Through research, I learned that poetry was a popular medium during the Harlem Renaissance, and it is seen in contemporary African American literature. Poetry and children’s literature complimented each other; as many authors wrote poetry. Some authors wrote multiple books; a few of Arna Bontemps’ books are in the juvenile stacks. A prolific poet and librarian, Bontemps wrote books for young adults and children. Golden Slippers and The fast sooner hound are for younger audiences, while We have tomorrow and Sad-faced boy are for slightly older individuals. Like Golden Slippers, Gladiola garden and The picture-poetry book are collections of poetry. With poetry, aspects of African American life were relayed to a younger, wider audience.
Writing captions was one of the more difficult parts of the project; I needed to balance my interpretations of the text itself and the creators’ motives for their works. While analyzing the text, I examined illustrations and photographs. Some images, albeit harrowing, are displayed in the exhibit. To reflect on the past, a past where racism was not as frowned upon as it is today, acknowledgement is imperative.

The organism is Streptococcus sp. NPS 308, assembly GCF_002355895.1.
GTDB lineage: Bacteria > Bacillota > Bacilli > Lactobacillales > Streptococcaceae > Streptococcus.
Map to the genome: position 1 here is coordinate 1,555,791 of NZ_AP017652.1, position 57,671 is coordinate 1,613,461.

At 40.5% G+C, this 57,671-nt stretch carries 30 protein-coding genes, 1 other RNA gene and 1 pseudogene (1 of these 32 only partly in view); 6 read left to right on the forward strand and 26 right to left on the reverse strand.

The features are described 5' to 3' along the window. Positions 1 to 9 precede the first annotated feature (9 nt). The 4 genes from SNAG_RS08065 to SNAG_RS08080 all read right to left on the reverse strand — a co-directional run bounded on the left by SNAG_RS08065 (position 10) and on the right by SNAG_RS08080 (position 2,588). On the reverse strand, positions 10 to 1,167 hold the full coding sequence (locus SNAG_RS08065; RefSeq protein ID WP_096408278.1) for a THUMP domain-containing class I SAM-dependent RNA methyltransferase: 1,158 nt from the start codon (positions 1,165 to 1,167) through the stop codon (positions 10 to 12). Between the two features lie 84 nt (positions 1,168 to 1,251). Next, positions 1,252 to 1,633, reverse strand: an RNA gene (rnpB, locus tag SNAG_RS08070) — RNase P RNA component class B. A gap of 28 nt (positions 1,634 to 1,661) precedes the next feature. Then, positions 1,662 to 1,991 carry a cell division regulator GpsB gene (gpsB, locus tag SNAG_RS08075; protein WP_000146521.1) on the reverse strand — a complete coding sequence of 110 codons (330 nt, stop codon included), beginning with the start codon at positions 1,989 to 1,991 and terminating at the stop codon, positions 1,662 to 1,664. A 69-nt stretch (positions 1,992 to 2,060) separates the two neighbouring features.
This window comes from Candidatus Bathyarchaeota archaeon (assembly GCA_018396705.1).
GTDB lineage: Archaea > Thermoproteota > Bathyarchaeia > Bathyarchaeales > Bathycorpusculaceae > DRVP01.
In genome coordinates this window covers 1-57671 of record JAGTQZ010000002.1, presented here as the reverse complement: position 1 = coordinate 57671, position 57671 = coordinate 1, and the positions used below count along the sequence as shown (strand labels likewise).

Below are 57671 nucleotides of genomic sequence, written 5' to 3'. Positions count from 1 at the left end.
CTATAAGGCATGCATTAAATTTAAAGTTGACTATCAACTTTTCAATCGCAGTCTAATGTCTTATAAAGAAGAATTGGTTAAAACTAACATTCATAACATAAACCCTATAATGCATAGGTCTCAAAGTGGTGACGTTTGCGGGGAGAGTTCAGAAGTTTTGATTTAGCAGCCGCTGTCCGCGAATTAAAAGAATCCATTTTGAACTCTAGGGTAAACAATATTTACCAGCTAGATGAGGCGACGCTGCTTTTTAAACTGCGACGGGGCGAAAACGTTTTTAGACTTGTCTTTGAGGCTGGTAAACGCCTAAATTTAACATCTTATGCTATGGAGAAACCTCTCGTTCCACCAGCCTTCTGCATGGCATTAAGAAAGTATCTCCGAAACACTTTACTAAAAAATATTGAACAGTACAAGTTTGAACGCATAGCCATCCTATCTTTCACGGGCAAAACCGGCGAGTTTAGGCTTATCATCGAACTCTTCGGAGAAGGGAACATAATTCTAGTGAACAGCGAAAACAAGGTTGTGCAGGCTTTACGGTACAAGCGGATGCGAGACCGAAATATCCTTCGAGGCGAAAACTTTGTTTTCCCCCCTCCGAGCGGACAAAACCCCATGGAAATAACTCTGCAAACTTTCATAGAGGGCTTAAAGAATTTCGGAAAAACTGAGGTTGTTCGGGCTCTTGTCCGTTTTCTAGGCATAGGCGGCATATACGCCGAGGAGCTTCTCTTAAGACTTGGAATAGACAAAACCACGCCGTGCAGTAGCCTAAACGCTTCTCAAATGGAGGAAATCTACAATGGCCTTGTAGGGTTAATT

I cannot recall reading a lot of African American children’s literature as a child. Most of the books I remember reading throughout grade school had white main characters. Granted, these books were not as problematic as books written in the early 1900s and before. I found it hard to stay invested, as I could not relate to the main character. Humiliation and discouragement are the last things children should feel when reading books about themselves. Unfortunately, with few realistic portrayals of African Americans, negative feelings surface. However, as more children’s literature is written for minorities, more children will learn to love themselves and their skin.
The exhibit will be on display in the Ellis Library colonnade through mid-September.